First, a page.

What chocolate will you choose? The one with 80% fat-free, or with 20% of fat? Both choices will give you the same result, but people perceived 80% fat-free more healthy than 20% fat. This phenomenon is called the framing effect, which is a cognitive bias when The same outcome could be perceived differently depending on the way it’s presented.
So this article will more focus on framing effect that used in sales or marketing. So there are several ways to implement framing effect:
- The less frame = Adding a low-value item into a product or service offering can lead to a diminishing in consumers’ willingness to pay. Example: Adding a bonus Popsicle Ice Pops into a luxury ice cream product will drag down the value of the ice cream.
- The blemished frame = Adding a slight or small negative detail into a product in a list of positive features can give positive impact. Example: This bag is waterproof, fireproof, and robust, unfortunately, this bag only comes in 2 colors.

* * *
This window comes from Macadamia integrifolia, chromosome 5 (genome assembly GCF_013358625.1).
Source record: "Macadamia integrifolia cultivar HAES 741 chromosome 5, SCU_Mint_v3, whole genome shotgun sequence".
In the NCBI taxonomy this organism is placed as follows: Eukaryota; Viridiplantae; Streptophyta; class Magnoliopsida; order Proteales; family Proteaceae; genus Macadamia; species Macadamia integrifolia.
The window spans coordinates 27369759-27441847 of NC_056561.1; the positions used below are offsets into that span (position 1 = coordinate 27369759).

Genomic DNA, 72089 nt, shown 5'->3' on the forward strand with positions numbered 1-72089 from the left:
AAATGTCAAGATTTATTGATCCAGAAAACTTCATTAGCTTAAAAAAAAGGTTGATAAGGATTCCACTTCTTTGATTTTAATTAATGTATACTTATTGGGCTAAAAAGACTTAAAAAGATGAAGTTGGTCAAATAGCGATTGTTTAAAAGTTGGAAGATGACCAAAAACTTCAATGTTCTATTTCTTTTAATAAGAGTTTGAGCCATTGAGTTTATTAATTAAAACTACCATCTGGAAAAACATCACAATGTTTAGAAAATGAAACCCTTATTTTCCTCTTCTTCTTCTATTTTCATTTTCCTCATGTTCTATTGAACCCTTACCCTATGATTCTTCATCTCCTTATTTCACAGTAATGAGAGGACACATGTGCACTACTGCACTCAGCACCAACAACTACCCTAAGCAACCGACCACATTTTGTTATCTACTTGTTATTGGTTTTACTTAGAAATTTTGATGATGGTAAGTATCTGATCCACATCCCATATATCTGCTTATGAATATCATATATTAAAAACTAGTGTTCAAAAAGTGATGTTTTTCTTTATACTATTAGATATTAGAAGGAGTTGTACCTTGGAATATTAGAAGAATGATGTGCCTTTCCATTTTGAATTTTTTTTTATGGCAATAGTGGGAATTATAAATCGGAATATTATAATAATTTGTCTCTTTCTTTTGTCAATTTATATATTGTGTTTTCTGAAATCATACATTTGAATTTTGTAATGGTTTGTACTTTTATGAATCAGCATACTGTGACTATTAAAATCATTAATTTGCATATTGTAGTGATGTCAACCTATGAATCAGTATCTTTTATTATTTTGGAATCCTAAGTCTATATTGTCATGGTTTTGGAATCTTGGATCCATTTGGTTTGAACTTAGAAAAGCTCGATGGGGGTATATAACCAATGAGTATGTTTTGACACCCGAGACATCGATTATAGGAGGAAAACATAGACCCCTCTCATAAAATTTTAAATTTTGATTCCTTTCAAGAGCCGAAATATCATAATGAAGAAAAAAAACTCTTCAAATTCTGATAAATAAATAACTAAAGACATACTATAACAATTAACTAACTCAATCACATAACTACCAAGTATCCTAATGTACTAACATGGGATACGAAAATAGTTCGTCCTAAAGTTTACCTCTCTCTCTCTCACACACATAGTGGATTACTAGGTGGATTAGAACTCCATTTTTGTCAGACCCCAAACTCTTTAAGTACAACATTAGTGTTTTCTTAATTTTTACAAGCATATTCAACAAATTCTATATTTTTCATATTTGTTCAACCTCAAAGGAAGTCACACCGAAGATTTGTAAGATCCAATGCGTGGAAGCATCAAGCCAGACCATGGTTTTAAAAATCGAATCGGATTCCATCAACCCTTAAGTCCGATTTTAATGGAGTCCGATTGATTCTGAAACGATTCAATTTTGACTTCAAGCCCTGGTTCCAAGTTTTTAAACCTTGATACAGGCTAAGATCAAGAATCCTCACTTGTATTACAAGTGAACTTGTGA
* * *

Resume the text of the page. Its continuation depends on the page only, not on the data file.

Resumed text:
- The potential frame = Adding a potential number or value into a product or service feature could increase consumers’ willingness to pay. Because potential made customers to thinking and evaluate the product or service more deeply, that can trigger more and better reasons to buy that product or service.
There are more framing effect examples, but above are just some of the most popular example of framing. I hope with this article, you will not deceit by marketers who used framing effect to market their product or service.
So what do you think about our discussion about framing effect? Please tell us what do you think about this cognitive bias, tell us your experience or even your opinion in the comment below!
REFERENCES AND SUPPORTING ARTICLES
Pink, D. H. (2012). To sell is human: The surprising truth about moving others. New York: Riverhead Books.
Framing effect (psychology). (2017, July 22). Retrieved July 28, 2017, from https://en.wikipedia.org/wiki/Framing_effect_(psychology)